Subasta 72 Fine Judaica: Printed Books, Manuscripts, Autograph Letters, Holy Land Maps & Fine Art
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Washington, George. A Collection of the Speeches ...

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Washington, George. A Collection of the Speeches of the President of the United States... Addresses to the President, with His Answers.

FIRST EDITION. pp. 282, (1), (1 blank). Foxed. Contemporary blind-tooled calf, scuffed, rebacked. 8vo. Singerman 102.

Manning and Loring, Boston: 1796.

First official publication of the United States Government relating to American Jews.

     Among the contents of this anthology of George Washington's speeches and letters is the correspondence exchanged between him and the Jewish communities of America following his inauguration. The volume was "published according to an act of Congress" and thus, is the earliest official publication of the United States government that relates to Jews.
     Characteristically, American Jews chose not to unite and dispatch one letter to congratulate Washington upon his inauguration. The congregation in Savannah sent its own letter, and the communities of Philadelphia, New York, Charleston and Richmond sent one jointly. In response to the good wishes expressed in the latter letter, Washington reciprocated: "May the same temporal and eternal blessings which you implore for me, rest upon your Congregations."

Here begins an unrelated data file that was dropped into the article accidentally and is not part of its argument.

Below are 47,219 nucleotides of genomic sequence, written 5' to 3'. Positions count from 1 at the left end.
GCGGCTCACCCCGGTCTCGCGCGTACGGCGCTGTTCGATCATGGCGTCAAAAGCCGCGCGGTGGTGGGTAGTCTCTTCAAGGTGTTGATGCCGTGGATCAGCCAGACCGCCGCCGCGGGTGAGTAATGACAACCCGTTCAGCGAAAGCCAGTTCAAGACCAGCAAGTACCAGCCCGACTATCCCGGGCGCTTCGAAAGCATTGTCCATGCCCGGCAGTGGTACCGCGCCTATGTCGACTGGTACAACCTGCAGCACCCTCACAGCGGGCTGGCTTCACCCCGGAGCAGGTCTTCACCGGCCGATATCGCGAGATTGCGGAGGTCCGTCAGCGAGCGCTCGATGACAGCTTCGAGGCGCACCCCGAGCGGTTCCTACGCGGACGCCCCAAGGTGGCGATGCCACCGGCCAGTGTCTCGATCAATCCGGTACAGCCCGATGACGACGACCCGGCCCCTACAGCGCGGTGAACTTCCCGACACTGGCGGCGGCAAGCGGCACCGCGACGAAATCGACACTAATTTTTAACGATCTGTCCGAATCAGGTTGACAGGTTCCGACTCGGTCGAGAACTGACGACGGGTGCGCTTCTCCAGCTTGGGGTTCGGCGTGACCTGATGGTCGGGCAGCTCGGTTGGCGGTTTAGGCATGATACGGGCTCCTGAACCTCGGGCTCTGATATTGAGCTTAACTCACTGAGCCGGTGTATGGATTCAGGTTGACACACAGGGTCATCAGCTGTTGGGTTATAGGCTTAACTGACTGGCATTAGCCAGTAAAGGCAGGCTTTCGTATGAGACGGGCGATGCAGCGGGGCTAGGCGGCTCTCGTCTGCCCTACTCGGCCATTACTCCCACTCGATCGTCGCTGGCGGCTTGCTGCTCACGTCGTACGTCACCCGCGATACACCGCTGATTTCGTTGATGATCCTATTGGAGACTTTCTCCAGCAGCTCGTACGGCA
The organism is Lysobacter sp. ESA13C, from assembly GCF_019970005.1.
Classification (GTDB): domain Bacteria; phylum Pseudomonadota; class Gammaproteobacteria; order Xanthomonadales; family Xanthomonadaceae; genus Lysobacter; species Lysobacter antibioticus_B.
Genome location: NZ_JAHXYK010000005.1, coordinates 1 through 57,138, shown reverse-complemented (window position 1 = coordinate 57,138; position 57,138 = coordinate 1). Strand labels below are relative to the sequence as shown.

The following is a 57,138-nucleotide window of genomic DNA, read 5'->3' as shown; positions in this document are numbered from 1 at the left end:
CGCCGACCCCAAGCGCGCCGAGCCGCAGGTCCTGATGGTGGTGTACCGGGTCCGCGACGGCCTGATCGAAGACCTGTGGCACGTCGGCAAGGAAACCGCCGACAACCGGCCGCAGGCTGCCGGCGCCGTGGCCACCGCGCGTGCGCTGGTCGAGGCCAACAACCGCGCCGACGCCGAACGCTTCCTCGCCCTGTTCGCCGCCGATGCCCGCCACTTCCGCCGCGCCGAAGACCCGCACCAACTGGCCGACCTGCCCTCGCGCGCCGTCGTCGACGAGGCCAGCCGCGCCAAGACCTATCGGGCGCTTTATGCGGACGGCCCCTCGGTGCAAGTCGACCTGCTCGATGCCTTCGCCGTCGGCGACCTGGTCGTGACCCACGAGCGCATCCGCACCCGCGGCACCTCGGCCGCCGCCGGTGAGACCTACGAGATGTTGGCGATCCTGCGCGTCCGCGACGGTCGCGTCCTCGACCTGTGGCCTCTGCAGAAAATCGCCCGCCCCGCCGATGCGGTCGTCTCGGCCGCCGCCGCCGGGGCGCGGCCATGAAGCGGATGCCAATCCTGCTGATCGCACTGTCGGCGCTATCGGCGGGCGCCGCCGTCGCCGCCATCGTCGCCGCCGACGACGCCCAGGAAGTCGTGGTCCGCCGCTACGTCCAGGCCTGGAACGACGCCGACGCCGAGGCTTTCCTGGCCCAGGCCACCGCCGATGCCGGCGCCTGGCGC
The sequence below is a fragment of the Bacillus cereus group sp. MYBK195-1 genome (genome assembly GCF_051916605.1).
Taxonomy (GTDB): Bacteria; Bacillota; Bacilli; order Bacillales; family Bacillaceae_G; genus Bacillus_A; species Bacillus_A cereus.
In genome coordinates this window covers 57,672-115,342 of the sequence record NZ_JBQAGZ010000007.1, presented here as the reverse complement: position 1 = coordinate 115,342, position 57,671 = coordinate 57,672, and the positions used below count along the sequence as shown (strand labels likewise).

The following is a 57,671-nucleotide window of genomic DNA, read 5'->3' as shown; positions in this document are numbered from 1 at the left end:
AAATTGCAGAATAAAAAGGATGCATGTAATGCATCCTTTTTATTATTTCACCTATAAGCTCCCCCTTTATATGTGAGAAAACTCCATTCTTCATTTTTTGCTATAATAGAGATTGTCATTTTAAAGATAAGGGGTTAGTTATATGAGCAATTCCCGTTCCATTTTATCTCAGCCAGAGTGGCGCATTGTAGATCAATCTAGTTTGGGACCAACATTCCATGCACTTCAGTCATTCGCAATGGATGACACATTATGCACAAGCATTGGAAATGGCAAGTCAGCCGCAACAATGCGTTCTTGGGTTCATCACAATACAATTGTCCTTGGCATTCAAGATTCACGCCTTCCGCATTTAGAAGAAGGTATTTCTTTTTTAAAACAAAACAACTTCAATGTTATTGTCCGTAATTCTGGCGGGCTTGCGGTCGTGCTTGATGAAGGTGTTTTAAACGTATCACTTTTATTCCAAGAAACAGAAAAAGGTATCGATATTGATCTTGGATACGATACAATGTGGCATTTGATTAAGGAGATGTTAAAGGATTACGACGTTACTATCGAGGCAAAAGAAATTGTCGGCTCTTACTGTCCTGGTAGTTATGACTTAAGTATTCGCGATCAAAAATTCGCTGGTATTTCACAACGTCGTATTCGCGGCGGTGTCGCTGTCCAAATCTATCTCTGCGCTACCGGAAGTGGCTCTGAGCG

The Jews of Newport declined to sign the letters sent by the other congregations. This may have been because the citizenry of Rhode Island was divided as to whether or not to join the new Union and the state's Jews may have been hesitant to make a public statement on the matter by writing to the newly elected President. Nonetheless, when Washington visited Newport in 1790, Moses Seixas, the warden of the congregation, addressed him on its behalf. Washington famously replied: "For happily the government of the United States, which gives to bigotry no sanction, to persecution no assistance, requires only that they who live under its protection should demean themselves as good citizens in giving it on all occasions their effectual support… May the children of the stock of Abraham, who dwell in this land, continue to merit and enjoy the good will of the other inhabitants."
     This volume, "Collection of the Speeches," contains the correspondence exchanged between President Washington and the Jewish community of Newport and the communities of Philadelphia, Charleston, New York and Richmond. (It also contains a second letter penned by Moses Seixas, this one in his capacity as the master of a local Masonic Lodge).
     During the struggle for the passage of the Maryland Jew Bill (to eliminate Jewish disabilities in the state) at the beginning of the nineteenth century, one supporter, Col. William G.D. Worthington, delivered an address before the State Legislature and read the entire correspondence between the Jews of Newport and Washington. The letters continued to be cited by Jews and their advocates throughout the 19th and early 20th centuries to demonstrate that the founding father had fully sanctioned their inclusion into the American nation.